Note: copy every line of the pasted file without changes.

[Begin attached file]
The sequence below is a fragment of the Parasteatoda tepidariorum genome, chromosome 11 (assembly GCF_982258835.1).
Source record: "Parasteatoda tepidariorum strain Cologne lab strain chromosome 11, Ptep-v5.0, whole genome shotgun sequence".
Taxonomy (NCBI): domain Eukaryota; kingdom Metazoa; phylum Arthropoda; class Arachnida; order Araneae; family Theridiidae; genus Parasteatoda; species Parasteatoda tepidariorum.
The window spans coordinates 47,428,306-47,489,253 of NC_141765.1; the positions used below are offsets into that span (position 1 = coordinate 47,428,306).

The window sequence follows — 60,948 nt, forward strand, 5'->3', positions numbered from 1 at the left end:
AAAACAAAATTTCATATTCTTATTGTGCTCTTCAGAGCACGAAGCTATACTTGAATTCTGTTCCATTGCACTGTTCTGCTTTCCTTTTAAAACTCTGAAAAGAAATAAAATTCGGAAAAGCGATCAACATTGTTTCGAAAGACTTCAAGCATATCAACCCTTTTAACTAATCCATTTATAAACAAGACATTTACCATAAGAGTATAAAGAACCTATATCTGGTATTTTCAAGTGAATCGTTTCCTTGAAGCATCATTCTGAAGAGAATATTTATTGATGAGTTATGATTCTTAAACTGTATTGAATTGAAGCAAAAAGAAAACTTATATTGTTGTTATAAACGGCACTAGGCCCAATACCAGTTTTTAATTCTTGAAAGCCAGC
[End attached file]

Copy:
The sequence below is a fragment of the Parasteatoda tepidariorum genome, chromosome 11 (assembly GCF_982258835.1).
Source record: "Parasteatoda tepidariorum strain Cologne lab strain chromosome 11, Ptep-v5.0, whole genome shotgun sequence".
Taxonomy (NCBI): domain Eukaryota; kingdom Metazoa; phylum Arthropoda; class Arachnida; order Araneae; family Theridiidae; genus Parasteatoda; species Parasteatoda tepidariorum.
The window spans coordinates 47,428,306-47,489,253 of NC_141765.1; the positions used below are offsets into that span (position 1 = coordinate 47,428,306).

The window sequence follows — 60,948 nt, forward strand, 5'->3', positions numbered from 1 at the left end:
AAAACAAAATTTCATATTCTTATTGTGCTCTTCAGAGCACGAAGCTATACTTGAATTCTGTTCCATTGCACTGTTCTGCTTTCCTTTTAAAACTCTGAAAAGAAATAAAATTCGGAAAAGCGATCAACATTGTTTCGAAAGACTTCAAGCATATCAACCCTTTTAACTAATCCATTTATAAACAAGACATTTACCATAAGAGTATAAAGAACCTATATCTGGTATTTTCAAGTGAATCGTTTCCTTGAAGCATCATTCTGAAGAGAATATTTATTGATGAGTTATGATTCTTAAACTGTATTGAATTGAAGCAAAAAGAAAACTTATATTGTTGTTATAAACGGCACTAGGCCCAATACCAGTTTTTAATTCTTGAAAGCCAGC